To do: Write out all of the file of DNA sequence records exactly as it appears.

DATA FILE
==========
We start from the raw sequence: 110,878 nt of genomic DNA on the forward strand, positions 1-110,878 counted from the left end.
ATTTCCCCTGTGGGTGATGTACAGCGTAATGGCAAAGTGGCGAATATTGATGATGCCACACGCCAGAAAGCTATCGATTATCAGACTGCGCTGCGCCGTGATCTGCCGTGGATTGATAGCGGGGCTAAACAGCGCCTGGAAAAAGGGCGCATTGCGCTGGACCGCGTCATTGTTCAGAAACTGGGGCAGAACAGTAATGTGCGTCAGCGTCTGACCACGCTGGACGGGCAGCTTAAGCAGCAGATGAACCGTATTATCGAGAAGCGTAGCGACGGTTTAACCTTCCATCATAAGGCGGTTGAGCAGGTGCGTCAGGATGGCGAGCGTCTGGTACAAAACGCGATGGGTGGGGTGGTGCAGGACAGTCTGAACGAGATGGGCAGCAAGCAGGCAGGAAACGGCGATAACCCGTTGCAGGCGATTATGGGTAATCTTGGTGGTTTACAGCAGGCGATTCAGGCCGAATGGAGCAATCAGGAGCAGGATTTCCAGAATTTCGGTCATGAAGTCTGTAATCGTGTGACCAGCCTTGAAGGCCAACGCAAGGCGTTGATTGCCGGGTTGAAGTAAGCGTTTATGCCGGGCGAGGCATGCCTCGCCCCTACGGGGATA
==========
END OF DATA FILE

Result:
We start from the raw sequence: 110,878 nt of genomic DNA on the forward strand, positions 1-110,878 counted from the left end.
ATTTCCCCTGTGGGTGATGTACAGCGTAATGGCAAAGTGGCGAATATTGATGATGCCACACGCCAGAAAGCTATCGATTATCAGACTGCGCTGCGCCGTGATCTGCCGTGGATTGATAGCGGGGCTAAACAGCGCCTGGAAAAAGGGCGCATTGCGCTGGACCGCGTCATTGTTCAGAAACTGGGGCAGAACAGTAATGTGCGTCAGCGTCTGACCACGCTGGACGGGCAGCTTAAGCAGCAGATGAACCGTATTATCGAGAAGCGTAGCGACGGTTTAACCTTCCATCATAAGGCGGTTGAGCAGGTGCGTCAGGATGGCGAGCGTCTGGTACAAAACGCGATGGGTGGGGTGGTGCAGGACAGTCTGAACGAGATGGGCAGCAAGCAGGCAGGAAACGGCGATAACCCGTTGCAGGCGATTATGGGTAATCTTGGTGGTTTACAGCAGGCGATTCAGGCCGAATGGAGCAATCAGGAGCAGGATTTCCAGAATTTCGGTCATGAAGTCTGTAATCGTGTGACCAGCCTTGAAGGCCAACGCAAGGCGTTGATTGCCGGGTTGAAGTAAGCGTTTATGCCGGGCGAGGCATGCCTCGCCCCTACGGGGATA